A NASA Astronaut is Taking Beautiful and Creative Photos Onboard the ISS

On the left, a spacecraft is docked to the International Space Station with Earth visible in the background. On the right, an astronaut inside the space station is smiling and holding a camera on a selfie stick, with the station's intricate equipment surrounding him.

A NASA astronaut onboard the International Space Station (ISS) is taking a series of epic photographs and sharing the techniques behind them.

Matthew Dominick has captured clever selfies of himself zooming through the Destiny module, creative off-camera flash portraits of the crew, and epic photos of the Italian peninsula.

Dominick, who launched to the ISS on March 3 for six months as commander of NASA’s SpaceX Crew-8 mission, shares details on the equipment and settings he uses for his photography.


Getting Creative Onboard the ISS

On July 4, Independence Day, in-lieu of fireworks on the ISS Dominick shared a series of creative off-camera flash portraits, light painting multiple images of himself on a single exposure.

Then he gave six crew members — including himself — a flash each to manually actuate for a funky group portrait.

Six astronauts pose inside the International Space Station, surrounded by equipment and cables in a cramped, gravity-defying environment. They appear to be floating and are oriented in various directions, with the American flag visible in the background.

Dominick also shared a clever selfie that blurs out the background of the ISS but he remains in focus. Achieved via a slow shutter speed of 1/5 of a second, the camera is attached to a pole that he is holding as he propels himself through the laboratory of the spaceship.

A person floats in a space station, taking a selfie. They are surrounded by various equipment and wires, with a blurred background suggesting movement or a dynamic environment. The individual appears to be smiling and holding a selfie stick.
1/5 of a second, 18mm, f14, ISO 2500.

The astronaut also shared a shutter speed experiment he conducted while flying over Papua New Guinea. Keeping the ISO (6400) and aperture (f/1.4) constant, he changed the shutter speeds from ten seconds to a 1/4 of a second.


Here are a few more awesome images taken by Dominick.

A night-time satellite view of the Nile River and surrounding areas. The bright, snake-like course of the river is illuminated by lights along its banks. Cities and towns appear as clusters of lights, with darker spaces representing less populated regions.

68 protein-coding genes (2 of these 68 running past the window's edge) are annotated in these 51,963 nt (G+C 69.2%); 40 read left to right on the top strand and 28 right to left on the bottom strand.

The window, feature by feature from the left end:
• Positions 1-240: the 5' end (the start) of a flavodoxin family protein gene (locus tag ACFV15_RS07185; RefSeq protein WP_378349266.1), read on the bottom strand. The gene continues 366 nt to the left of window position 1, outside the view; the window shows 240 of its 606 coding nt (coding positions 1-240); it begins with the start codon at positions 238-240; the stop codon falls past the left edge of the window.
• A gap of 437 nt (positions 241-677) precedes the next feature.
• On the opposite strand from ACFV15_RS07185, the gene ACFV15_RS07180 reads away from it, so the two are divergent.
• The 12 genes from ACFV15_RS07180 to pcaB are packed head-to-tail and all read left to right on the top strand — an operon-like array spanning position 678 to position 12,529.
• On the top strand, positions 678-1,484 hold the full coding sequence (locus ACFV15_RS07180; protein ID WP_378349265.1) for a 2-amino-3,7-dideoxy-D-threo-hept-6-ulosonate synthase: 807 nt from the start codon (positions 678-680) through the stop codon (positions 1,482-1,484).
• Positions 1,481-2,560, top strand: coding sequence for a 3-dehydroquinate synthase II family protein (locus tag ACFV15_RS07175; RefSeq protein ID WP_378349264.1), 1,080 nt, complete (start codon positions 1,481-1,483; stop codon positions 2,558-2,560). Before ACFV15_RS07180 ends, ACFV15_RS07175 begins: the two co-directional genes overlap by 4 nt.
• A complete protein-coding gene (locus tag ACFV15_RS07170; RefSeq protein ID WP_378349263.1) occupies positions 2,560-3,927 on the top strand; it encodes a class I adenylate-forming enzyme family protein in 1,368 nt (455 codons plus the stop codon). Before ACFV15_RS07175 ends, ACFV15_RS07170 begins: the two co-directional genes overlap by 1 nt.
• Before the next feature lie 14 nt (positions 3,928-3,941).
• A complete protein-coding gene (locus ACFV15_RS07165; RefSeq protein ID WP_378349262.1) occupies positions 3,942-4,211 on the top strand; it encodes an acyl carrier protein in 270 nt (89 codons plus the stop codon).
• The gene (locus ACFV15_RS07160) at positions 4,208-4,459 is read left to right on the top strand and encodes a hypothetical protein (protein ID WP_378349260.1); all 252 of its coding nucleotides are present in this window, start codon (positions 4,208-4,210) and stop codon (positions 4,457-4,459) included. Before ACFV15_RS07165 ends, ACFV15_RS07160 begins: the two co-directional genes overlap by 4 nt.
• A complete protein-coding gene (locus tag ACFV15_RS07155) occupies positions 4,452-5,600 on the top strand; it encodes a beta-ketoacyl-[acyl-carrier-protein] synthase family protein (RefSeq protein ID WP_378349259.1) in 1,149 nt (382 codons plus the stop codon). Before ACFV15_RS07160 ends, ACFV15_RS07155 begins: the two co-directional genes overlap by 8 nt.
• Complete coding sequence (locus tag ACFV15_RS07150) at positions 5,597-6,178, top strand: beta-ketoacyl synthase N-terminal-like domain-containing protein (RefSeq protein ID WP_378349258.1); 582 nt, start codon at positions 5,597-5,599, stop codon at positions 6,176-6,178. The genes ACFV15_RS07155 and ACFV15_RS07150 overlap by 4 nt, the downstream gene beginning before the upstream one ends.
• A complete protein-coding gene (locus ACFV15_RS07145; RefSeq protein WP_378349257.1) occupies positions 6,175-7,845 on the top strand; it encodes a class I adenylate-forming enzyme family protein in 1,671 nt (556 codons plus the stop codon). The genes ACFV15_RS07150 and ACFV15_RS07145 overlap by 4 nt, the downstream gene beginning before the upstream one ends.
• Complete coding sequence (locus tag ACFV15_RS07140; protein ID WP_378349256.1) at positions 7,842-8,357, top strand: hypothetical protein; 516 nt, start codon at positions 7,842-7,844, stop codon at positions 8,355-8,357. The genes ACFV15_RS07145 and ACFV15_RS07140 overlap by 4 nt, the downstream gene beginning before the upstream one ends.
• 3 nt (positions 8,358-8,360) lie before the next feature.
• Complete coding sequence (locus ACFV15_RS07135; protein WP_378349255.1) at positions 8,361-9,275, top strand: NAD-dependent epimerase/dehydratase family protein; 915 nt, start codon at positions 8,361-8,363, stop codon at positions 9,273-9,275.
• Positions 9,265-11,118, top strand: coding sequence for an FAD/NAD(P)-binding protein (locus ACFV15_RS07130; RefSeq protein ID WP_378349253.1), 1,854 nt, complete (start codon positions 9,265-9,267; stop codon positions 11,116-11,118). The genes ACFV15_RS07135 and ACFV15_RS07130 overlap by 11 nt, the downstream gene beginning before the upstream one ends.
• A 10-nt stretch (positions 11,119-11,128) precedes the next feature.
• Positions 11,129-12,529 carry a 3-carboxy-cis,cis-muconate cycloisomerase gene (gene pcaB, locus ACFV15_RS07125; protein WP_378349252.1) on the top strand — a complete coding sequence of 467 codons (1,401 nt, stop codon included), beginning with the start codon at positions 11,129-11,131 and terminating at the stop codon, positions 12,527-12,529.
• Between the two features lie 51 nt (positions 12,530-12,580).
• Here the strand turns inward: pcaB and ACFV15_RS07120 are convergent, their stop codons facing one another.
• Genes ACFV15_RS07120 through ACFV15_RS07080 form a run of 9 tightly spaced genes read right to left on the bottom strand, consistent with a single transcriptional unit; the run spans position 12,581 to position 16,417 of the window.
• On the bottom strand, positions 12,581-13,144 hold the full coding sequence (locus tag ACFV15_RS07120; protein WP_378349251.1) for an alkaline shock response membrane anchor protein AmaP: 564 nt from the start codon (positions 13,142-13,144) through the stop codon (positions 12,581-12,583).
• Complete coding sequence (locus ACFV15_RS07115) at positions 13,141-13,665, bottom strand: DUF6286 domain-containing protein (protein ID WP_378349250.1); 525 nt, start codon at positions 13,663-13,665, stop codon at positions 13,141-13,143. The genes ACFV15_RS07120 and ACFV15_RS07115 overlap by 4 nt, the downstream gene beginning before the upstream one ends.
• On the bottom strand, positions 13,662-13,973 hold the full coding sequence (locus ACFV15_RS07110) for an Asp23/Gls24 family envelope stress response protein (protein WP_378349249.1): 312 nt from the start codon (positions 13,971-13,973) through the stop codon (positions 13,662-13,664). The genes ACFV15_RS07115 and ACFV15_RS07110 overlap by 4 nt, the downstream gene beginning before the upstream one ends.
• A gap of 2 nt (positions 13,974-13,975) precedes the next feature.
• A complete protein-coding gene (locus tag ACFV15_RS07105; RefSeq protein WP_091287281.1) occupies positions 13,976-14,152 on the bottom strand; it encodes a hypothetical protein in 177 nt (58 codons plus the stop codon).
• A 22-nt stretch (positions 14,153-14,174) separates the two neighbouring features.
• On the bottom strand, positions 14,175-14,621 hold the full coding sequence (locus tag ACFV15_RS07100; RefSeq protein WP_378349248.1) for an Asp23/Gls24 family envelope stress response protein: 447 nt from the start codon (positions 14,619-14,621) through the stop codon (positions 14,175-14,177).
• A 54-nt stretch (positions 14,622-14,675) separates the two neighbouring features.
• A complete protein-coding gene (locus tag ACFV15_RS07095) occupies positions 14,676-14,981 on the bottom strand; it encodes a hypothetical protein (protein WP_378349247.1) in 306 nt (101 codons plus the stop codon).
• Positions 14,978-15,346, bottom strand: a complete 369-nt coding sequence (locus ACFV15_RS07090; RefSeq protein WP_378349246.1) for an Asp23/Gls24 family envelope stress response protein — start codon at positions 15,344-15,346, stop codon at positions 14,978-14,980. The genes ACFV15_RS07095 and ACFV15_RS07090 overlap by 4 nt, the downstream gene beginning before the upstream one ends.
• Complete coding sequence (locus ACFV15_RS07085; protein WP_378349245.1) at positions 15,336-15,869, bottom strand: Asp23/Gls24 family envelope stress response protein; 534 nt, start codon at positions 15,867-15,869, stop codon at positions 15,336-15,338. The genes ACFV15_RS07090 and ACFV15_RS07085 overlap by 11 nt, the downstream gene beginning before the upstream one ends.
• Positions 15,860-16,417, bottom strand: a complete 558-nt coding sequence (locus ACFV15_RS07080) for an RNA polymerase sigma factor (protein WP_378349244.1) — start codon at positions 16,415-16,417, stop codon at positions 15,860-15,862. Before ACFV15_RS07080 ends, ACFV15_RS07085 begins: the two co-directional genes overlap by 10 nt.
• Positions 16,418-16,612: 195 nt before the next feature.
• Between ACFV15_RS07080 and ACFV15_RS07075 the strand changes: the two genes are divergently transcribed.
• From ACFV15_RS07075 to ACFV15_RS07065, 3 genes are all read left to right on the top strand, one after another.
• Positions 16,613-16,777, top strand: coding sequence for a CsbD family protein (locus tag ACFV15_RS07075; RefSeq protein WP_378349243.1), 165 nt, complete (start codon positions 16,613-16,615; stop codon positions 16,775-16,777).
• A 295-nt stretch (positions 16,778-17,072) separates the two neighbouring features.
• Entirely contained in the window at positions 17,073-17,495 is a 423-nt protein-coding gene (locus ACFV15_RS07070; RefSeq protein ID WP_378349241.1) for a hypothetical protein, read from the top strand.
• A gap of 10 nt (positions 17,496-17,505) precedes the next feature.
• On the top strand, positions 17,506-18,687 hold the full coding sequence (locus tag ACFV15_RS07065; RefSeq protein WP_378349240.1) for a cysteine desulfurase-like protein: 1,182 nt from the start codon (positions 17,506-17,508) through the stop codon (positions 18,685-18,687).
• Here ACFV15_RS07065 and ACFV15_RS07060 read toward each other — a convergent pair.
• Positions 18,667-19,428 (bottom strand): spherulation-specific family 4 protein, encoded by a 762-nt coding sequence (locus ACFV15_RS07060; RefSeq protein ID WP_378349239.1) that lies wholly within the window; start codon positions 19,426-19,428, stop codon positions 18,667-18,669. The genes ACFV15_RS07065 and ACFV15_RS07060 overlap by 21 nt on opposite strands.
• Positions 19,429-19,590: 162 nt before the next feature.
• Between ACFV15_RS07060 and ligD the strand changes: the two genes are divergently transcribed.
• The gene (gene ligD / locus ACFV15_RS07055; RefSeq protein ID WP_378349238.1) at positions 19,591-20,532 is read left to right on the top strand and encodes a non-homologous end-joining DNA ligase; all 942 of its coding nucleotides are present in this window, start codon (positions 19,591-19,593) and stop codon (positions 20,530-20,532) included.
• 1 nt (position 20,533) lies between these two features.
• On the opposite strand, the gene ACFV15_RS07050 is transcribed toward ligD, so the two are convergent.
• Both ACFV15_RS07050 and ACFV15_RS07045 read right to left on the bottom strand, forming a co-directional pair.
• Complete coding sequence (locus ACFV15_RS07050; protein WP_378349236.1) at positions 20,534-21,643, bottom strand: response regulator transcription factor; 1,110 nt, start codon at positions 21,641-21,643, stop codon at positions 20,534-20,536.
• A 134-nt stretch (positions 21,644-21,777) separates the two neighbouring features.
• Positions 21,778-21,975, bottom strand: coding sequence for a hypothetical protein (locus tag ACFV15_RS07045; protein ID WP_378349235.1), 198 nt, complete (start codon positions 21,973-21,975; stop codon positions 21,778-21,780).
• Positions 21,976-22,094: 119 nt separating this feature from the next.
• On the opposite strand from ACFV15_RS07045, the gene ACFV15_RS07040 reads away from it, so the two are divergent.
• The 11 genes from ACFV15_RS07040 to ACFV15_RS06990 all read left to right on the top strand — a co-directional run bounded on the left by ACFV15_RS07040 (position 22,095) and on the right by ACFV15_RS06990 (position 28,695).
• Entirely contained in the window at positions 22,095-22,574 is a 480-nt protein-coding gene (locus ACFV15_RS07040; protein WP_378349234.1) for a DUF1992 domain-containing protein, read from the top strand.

The River Nile leading to the Mediterranean Sea. 1/5s, f1.4, ISO 12800.
A large satellite with extended solar panels is shown against a backdrop of blurred light trails and numerous stars, suggesting motion or long-exposure photography in space. The view emphasizes the expanse and detail of the satellite's structure.
“Experimenting with long exposures trying to capture star trails with the beautiful structures of the ISS. In the last of five 30 second exposures the sun cracked the horizon creating the brilliant blue on the service module solar arrays. 5 stacked images, 24mm, f4, ISO 800.”
A spacecraft orbits above Earth, with its exterior and solar panels clearly visible. Below, the geographical features of southern Italy, including its distinct boot-shaped peninsula and surrounding seas, are seen in daytime. The text at the bottom reads "Southern Italy.
Southern Italy.
A spacecraft is docked at the International Space Station, with numerous cables and instruments connected at its base. The starry expanse of space forms the backdrop, and the distant Milky Way is faintly visible. The scene is illuminated by harsh lighting, creating stark contrasts.
“An out of frame moon creates a lens flare and illuminates the Dragon perched atop the International Space Station. Photo taken looking out Starliner’s window. 1/1.3 s exposure, 2000 ISO, f1.4, 24mm lens.”

For more of his space photography, follow Dominick’s X page (formerly Twitter).

Image credits: Photographs by Matthew Dominick.